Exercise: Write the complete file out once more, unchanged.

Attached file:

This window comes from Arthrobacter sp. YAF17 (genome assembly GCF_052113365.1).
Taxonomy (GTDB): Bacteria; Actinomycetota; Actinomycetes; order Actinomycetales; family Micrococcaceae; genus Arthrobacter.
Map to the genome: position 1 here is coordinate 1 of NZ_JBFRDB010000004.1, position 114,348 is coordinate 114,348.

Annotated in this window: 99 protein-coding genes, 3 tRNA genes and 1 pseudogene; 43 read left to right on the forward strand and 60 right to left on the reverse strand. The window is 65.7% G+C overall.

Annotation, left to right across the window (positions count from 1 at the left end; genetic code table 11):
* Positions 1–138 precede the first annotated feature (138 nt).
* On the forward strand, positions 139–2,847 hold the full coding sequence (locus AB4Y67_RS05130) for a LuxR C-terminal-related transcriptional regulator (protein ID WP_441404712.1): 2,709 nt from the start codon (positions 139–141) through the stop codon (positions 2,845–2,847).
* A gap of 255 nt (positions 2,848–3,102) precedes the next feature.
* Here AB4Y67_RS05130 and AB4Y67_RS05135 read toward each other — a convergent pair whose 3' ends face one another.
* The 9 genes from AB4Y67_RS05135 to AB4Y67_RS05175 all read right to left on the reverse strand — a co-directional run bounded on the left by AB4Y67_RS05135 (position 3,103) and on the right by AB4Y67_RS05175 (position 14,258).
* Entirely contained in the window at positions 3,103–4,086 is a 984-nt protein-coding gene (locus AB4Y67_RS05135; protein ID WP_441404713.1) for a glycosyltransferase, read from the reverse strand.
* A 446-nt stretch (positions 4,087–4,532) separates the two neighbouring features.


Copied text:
This window comes from Arthrobacter sp. YAF17 (genome assembly GCF_052113365.1).
Taxonomy (GTDB): Bacteria; Actinomycetota; Actinomycetes; order Actinomycetales; family Micrococcaceae; genus Arthrobacter.
Map to the genome: position 1 here is coordinate 1 of NZ_JBFRDB010000004.1, position 114,348 is coordinate 114,348.

Annotated in this window: 99 protein-coding genes, 3 tRNA genes and 1 pseudogene; 43 read left to right on the forward strand and 60 right to left on the reverse strand. The window is 65.7% G+C overall.

Annotation, left to right across the window (positions count from 1 at the left end; genetic code table 11):
* Positions 1–138 precede the first annotated feature (138 nt).
* On the forward strand, positions 139–2,847 hold the full coding sequence (locus AB4Y67_RS05130) for a LuxR C-terminal-related transcriptional regulator (protein ID WP_441404712.1): 2,709 nt from the start codon (positions 139–141) through the stop codon (positions 2,845–2,847).
* A gap of 255 nt (positions 2,848–3,102) precedes the next feature.
* Here AB4Y67_RS05130 and AB4Y67_RS05135 read toward each other — a convergent pair whose 3' ends face one another.
* The 9 genes from AB4Y67_RS05135 to AB4Y67_RS05175 all read right to left on the reverse strand — a co-directional run bounded on the left by AB4Y67_RS05135 (position 3,103) and on the right by AB4Y67_RS05175 (position 14,258).
* Entirely contained in the window at positions 3,103–4,086 is a 984-nt protein-coding gene (locus AB4Y67_RS05135; protein ID WP_441404713.1) for a glycosyltransferase, read from the reverse strand.
* A 446-nt stretch (positions 4,087–4,532) separates the two neighbouring features.